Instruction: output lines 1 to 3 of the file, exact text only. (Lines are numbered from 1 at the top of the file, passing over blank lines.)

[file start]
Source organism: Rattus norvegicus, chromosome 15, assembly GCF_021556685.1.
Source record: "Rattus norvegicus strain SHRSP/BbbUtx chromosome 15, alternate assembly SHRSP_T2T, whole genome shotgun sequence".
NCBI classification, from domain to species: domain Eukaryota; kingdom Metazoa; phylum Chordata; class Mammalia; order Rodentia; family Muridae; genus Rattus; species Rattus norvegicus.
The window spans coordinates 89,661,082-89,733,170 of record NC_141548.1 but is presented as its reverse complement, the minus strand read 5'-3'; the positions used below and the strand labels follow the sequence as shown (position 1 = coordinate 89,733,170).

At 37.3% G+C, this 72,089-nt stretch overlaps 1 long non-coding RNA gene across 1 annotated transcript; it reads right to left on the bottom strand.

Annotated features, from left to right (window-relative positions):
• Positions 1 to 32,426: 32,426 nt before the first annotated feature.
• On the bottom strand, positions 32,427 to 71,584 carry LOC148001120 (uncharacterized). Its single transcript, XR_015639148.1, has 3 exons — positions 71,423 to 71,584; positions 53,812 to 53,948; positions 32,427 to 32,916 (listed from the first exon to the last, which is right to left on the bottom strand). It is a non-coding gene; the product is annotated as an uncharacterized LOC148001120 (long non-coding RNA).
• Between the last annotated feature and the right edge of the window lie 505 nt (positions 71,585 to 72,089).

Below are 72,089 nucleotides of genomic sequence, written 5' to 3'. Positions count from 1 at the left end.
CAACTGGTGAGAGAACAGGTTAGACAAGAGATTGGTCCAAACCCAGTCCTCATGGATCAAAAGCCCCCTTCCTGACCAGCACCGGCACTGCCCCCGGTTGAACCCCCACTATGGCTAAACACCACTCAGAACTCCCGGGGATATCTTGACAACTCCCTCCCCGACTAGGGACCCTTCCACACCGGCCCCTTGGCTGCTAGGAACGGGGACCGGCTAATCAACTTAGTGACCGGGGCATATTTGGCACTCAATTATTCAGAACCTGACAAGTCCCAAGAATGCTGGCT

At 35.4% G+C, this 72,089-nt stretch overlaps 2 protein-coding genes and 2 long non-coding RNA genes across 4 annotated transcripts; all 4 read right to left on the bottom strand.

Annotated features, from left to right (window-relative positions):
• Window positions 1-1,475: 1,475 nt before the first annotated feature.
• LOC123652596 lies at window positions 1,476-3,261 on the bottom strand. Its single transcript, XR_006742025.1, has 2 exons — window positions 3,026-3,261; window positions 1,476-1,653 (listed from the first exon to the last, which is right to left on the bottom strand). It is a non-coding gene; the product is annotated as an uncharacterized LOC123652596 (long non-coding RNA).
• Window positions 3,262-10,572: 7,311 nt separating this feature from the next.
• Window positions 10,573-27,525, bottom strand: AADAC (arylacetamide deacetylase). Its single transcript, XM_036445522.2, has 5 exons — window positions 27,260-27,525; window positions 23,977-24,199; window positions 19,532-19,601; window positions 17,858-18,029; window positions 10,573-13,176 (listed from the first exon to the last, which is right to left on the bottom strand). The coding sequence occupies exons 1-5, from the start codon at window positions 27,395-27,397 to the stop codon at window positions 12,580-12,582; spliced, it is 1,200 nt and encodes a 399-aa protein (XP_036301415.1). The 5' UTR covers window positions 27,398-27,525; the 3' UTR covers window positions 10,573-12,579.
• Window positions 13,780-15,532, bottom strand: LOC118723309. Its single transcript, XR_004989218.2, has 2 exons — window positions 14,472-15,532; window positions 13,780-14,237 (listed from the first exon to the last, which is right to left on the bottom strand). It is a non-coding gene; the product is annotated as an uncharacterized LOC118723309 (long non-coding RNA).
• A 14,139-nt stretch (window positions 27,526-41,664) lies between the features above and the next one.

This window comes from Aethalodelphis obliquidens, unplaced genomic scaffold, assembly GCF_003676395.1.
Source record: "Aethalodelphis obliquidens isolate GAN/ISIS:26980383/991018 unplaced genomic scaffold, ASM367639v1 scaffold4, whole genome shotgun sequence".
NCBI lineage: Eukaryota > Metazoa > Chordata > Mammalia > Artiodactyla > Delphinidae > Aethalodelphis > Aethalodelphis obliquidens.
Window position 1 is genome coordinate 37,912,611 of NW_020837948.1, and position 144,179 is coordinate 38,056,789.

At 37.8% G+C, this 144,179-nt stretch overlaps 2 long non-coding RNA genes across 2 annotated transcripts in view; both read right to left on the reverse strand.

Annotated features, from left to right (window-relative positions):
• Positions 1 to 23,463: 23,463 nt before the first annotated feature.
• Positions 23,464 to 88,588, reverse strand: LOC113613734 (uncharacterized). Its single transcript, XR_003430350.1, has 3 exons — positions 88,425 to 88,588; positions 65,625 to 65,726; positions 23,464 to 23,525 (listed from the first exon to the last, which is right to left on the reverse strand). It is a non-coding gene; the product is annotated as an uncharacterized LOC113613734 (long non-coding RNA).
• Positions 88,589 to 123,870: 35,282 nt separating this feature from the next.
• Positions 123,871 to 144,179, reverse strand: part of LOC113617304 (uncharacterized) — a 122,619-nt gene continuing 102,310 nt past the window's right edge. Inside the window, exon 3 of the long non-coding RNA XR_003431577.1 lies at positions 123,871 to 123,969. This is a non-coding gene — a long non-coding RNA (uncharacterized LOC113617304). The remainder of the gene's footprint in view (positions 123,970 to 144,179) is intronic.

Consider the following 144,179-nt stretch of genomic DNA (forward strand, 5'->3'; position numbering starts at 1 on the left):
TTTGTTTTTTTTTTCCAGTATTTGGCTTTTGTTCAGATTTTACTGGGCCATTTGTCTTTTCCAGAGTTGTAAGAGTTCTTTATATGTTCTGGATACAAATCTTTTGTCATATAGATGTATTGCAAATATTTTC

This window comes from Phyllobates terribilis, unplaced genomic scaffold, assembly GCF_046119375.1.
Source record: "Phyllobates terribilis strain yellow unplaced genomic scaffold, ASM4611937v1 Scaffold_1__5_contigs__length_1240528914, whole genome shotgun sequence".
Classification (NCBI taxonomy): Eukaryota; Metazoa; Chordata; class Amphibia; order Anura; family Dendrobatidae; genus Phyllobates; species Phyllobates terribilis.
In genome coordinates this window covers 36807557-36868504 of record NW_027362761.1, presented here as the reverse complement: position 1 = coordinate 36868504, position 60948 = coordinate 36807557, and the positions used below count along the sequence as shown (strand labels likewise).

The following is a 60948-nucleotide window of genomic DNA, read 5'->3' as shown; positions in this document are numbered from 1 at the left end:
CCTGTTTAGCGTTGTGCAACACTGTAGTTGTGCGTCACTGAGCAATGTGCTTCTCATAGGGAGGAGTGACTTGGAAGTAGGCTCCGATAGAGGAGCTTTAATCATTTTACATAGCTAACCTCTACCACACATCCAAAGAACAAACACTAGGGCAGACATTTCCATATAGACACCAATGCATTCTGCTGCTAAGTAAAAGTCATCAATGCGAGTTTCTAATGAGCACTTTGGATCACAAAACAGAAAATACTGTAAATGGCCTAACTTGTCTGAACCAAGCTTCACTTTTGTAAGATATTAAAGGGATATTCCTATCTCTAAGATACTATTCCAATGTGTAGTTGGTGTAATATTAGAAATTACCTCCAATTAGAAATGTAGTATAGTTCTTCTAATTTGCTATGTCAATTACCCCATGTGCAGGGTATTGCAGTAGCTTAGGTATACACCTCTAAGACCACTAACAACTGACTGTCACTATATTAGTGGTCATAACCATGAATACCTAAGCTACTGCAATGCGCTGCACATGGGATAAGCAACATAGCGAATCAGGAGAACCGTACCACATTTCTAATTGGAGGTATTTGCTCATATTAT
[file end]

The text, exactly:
Source organism: Rattus norvegicus, chromosome 15, assembly GCF_021556685.1.
Source record: "Rattus norvegicus strain SHRSP/BbbUtx chromosome 15, alternate assembly SHRSP_T2T, whole genome shotgun sequence".
NCBI classification, from domain to species: domain Eukaryota; kingdom Metazoa; phylum Chordata; class Mammalia; order Rodentia; family Muridae; genus Rattus; species Rattus norvegicus.